When he hears that his betrothed, Juliana, has fled to Gretna Green with her young lover, Arthur Lancaster (the Earl of St. Merryn) remarks only that next time he will seek a partner through an agency. Though received as a witticism, when a change in need sparked by the murder of his beloved great uncle requires he not be bothered by the bright young things of the current season (and, as importantly, by their mamas), Arthur does indeed avail himself of Goodhew & Willis.
Quick combines a period romance, peopled with characters that both embody their era and yet defy it, with a mystery. Someone is tracking down three mysterious jewels from the orient, and it seems likely their intent is to create an alchemical machine, a mystery of ancient lapidary.
Told from the perspectives of Arthur, Elenora and the mysterious and shadowy murderer and alleged genius, the Paid Companion is a good cut above the genre in general. There is sparking dialogue, a satisfying secondary romance and a rewarding secondary plot about a beautiful but dastardly butler, and the occasional amusing line. I particularly liked the following exchange:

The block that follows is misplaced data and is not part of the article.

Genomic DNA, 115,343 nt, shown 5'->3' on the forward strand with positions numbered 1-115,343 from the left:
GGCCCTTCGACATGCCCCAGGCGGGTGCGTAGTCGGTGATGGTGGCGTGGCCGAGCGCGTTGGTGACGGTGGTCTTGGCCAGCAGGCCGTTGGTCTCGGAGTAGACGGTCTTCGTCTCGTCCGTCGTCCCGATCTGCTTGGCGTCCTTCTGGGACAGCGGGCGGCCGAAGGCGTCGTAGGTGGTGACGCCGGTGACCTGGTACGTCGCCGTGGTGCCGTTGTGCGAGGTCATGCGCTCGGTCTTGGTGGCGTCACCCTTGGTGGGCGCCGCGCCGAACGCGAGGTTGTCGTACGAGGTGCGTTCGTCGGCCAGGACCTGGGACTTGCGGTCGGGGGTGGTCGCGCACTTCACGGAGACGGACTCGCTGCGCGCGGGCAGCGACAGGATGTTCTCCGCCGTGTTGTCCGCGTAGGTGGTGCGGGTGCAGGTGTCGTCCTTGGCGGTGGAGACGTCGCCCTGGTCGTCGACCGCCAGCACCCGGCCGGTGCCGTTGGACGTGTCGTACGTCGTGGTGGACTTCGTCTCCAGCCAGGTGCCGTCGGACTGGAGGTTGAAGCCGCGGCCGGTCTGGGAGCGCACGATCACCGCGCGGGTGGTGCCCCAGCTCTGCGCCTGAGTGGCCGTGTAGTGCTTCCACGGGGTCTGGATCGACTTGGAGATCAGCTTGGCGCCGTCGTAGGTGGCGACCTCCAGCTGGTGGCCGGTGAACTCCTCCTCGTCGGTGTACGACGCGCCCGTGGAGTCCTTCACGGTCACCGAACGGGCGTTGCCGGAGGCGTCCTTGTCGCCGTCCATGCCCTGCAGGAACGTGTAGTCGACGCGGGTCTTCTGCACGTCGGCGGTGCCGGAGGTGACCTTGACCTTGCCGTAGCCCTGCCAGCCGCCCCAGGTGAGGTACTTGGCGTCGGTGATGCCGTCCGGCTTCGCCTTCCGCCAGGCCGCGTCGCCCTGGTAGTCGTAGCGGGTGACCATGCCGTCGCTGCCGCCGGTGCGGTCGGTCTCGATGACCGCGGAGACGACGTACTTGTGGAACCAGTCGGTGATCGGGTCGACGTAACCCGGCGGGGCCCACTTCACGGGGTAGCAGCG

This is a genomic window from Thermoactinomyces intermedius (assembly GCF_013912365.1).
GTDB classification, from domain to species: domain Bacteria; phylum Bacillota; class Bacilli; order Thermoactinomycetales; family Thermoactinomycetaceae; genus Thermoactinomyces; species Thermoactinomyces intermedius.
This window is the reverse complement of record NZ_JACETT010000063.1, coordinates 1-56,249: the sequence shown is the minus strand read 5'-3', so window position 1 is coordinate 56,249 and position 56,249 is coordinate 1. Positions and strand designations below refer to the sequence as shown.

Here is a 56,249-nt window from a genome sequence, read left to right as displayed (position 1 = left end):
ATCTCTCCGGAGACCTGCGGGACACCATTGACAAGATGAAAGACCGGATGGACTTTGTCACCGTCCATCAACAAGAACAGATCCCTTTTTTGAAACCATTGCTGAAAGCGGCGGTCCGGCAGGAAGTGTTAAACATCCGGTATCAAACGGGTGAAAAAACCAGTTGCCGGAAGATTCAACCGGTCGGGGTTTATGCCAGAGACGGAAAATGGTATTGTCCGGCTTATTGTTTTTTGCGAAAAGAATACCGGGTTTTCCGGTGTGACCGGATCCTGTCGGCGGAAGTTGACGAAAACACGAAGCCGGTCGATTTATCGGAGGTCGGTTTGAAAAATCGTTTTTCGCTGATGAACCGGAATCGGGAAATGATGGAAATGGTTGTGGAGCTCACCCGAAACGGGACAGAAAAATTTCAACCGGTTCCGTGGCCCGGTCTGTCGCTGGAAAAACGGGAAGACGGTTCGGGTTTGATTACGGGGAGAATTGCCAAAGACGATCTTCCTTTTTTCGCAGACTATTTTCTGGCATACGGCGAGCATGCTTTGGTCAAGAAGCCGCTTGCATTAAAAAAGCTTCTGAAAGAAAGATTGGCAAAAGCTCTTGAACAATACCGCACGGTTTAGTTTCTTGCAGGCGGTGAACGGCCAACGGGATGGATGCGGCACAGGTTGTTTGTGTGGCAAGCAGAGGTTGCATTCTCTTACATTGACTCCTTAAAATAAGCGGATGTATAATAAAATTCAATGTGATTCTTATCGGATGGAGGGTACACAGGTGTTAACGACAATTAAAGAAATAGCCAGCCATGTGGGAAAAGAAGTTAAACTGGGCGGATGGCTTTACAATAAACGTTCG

"Oh, Arthur, that is the most romantic thing anyone has ever said to me."The physical love scenes are well placed, necessarily explicit but not gratuitous, the characters are engaging and fresh, and the mystery creates a strong foundation for the novel, providing impetus for both the plot and the primary relationship.
"Thank you. I was rather pleased with it myself. I practiced it during the carriage ride here today."
It was through Lynn's reviews that I first learned of Ms Quick's work and I have not yet been disappointed - Alex